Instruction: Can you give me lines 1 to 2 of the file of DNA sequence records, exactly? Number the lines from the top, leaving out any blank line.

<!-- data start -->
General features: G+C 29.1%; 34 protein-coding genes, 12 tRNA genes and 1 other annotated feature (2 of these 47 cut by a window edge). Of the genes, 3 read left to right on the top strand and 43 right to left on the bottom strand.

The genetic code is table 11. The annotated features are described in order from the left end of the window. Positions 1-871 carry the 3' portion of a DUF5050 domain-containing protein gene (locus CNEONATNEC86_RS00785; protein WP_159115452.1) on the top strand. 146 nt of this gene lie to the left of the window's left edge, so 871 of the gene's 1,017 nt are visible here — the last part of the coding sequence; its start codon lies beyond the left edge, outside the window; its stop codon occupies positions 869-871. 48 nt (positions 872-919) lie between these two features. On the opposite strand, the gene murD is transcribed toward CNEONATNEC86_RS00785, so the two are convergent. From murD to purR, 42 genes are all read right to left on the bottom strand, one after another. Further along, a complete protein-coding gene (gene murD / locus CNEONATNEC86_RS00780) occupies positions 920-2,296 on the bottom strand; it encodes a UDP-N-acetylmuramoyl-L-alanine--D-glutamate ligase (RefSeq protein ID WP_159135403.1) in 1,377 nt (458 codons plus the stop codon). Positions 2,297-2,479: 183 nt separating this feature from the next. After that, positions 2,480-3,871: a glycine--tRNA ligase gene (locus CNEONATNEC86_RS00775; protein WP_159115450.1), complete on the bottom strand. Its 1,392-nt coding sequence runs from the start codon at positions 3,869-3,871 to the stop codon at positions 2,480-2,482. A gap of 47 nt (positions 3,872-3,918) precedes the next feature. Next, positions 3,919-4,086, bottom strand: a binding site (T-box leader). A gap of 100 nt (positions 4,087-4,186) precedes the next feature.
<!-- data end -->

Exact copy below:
General features: G+C 29.1%; 34 protein-coding genes, 12 tRNA genes and 1 other annotated feature (2 of these 47 cut by a window edge). Of the genes, 3 read left to right on the top strand and 43 right to left on the bottom strand.

The genetic code is table 11. The annotated features are described in order from the left end of the window. Positions 1-871 carry the 3' portion of a DUF5050 domain-containing protein gene (locus CNEONATNEC86_RS00785; protein WP_159115452.1) on the top strand. 146 nt of this gene lie to the left of the window's left edge, so 871 of the gene's 1,017 nt are visible here — the last part of the coding sequence; its start codon lies beyond the left edge, outside the window; its stop codon occupies positions 869-871. 48 nt (positions 872-919) lie between these two features. On the opposite strand, the gene murD is transcribed toward CNEONATNEC86_RS00785, so the two are convergent. From murD to purR, 42 genes are all read right to left on the bottom strand, one after another. Further along, a complete protein-coding gene (gene murD / locus CNEONATNEC86_RS00780) occupies positions 920-2,296 on the bottom strand; it encodes a UDP-N-acetylmuramoyl-L-alanine--D-glutamate ligase (RefSeq protein ID WP_159135403.1) in 1,377 nt (458 codons plus the stop codon). Positions 2,297-2,479: 183 nt separating this feature from the next. After that, positions 2,480-3,871: a glycine--tRNA ligase gene (locus CNEONATNEC86_RS00775; protein WP_159115450.1), complete on the bottom strand. Its 1,392-nt coding sequence runs from the start codon at positions 3,869-3,871 to the stop codon at positions 2,480-2,482. A gap of 47 nt (positions 3,872-3,918) precedes the next feature. Next, positions 3,919-4,086, bottom strand: a binding site (T-box leader). A gap of 100 nt (positions 4,087-4,186) precedes the next feature.